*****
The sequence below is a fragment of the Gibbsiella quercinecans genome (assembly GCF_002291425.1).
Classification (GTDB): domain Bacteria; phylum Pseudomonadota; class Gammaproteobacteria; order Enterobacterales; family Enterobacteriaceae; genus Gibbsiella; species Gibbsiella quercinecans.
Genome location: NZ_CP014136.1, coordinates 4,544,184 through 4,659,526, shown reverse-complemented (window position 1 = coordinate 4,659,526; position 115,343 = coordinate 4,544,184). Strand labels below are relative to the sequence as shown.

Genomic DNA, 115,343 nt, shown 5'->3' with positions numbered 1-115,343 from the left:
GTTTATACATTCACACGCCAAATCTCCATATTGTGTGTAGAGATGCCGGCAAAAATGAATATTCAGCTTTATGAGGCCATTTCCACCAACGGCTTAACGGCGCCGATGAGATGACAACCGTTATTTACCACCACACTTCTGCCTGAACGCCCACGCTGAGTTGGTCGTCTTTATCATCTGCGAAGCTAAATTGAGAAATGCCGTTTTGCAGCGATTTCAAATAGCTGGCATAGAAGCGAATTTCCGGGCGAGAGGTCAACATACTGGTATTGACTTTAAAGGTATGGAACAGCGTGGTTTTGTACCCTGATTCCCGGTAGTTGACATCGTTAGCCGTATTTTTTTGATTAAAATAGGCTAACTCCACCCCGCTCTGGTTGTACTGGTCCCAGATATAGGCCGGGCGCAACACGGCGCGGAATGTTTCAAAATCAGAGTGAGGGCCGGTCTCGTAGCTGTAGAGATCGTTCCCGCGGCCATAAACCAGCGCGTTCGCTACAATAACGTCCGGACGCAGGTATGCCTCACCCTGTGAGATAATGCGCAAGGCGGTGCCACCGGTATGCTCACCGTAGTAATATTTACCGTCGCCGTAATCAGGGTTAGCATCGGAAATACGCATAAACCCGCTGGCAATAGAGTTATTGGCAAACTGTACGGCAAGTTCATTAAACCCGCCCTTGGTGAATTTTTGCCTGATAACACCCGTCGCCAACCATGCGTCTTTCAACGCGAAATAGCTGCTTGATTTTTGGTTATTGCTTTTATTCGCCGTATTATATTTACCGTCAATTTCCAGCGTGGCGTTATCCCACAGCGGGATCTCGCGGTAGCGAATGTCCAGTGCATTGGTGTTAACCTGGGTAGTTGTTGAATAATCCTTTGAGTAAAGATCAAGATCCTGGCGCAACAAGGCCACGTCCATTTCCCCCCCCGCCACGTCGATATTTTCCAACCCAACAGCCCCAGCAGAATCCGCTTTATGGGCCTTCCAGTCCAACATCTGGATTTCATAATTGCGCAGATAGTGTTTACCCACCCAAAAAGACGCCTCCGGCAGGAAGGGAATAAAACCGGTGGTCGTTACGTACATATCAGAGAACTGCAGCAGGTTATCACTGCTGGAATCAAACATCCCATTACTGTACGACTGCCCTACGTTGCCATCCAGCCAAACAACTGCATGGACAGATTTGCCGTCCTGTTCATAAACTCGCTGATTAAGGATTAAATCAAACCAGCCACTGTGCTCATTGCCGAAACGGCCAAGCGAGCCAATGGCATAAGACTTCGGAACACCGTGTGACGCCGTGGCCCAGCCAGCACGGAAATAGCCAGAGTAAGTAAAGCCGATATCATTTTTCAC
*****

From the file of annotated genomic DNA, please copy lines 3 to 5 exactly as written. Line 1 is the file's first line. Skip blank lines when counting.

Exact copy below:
Genome location: NZ_CP014136.1, coordinates 4,544,184 through 4,659,526, shown reverse-complemented (window position 1 = coordinate 4,659,526; position 115,343 = coordinate 4,544,184). Strand labels below are relative to the sequence as shown.

Genomic DNA, 115,343 nt, shown 5'->3' with positions numbered 1-115,343 from the left:
GTTTATACATTCACACGCCAAATCTCCATATTGTGTGTAGAGATGCCGGCAAAAATGAATATTCAGCTTTATGAGGCCATTTCCACCAACGGCTTAACGGCGCCGATGAGATGACAACCGTTATTTACCACCACACTTCTGCCTGAACGCCCACGCTGAGTTGGTCGTCTTTATCATCTGCGAAGCTAAATTGAGAAATGCCGTTTTGCAGCGATTTCAAATAGCTGGCATAGAAGCGAATTTCCGGGCGAGAGGTCAACATACTGGTATTGACTTTAAAGGTATGGAACAGCGTGGTTTTGTACCCTGATTCCCGGTAGTTGACATCGTTAGCCGTATTTTTTTGATTAAAATAGGCTAACTCCACCCCGCTCTGGTTGTACTGGTCCCAGATATAGGCCGGGCGCAACACGGCGCGGAATGTTTCAAAATCAGAGTGAGGGCCGGTCTCGTAGCTGTAGAGATCGTTCCCGCGGCCATAAACCAGCGCGTTCGCTACAATAACGTCCGGACGCAGGTATGCCTCACCCTGTGAGATAATGCGCAAGGCGGTGCCACCGGTATGCTCACCGTAGTAATATTTACCGTCGCCGTAATCAGGGTTAGCATCGGAAATACGCATAAACCCGCTGGCAATAGAGTTATTGGCAAACTGTACGGCAAGTTCATTAAACCCGCCCTTGGTGAATTTTTGCCTGATAACACCCGTCGCCAACCATGCGTCTTTCAACGCGAAATAGCTGCTTGATTTTTGGTTATTGCTTTTATTCGCCGTATTATATTTACCGTCAATTTCCAGCGTGGCGTTATCCCACAGCGGGATCTCGCGGTAGCGAATGTCCAGTGCATTGGTGTTAACCTGGGTAGTTGTTGAATAATCCTTTGAGTAAAGATCAAGATCCTGGCGCAACAAGGCCACGTCCATTTCCCCCCCCGCCACGTCGATATTTTCCAACCCAACAGCCCCAGCAGAATCCGCTTTATGGGCCTTCCAGTCCAACATCTGGATTTCATAATTGCGCAGATAGTGTTTACCCACCCAAAAAGACGCCTCCGGCAGGAAGGGAATAAAACCGGTGGTCGTTACGTACATATCAGAGAACTGCAGCAGGTTATCACTGCTGGAATCAAACATCCCATTACTGTACGACTGCCCTACGTTGCCATCCAGCCAAACAACTGCATGGACAGATTTGCCGTCCTGTTCATAAACTCGCTGATTAAGGATTAAATCAAACCAGCCACTGTGCTCATTGCCGAAACGGCCAAGCGAGCCAATGGCATAAGACTTCGGAACACCGTGTGACGCCGTGGCCCAGCCAGCACGGAAATAGCCAGAGTAAGTAAAGCCGATATCATTTTTCAC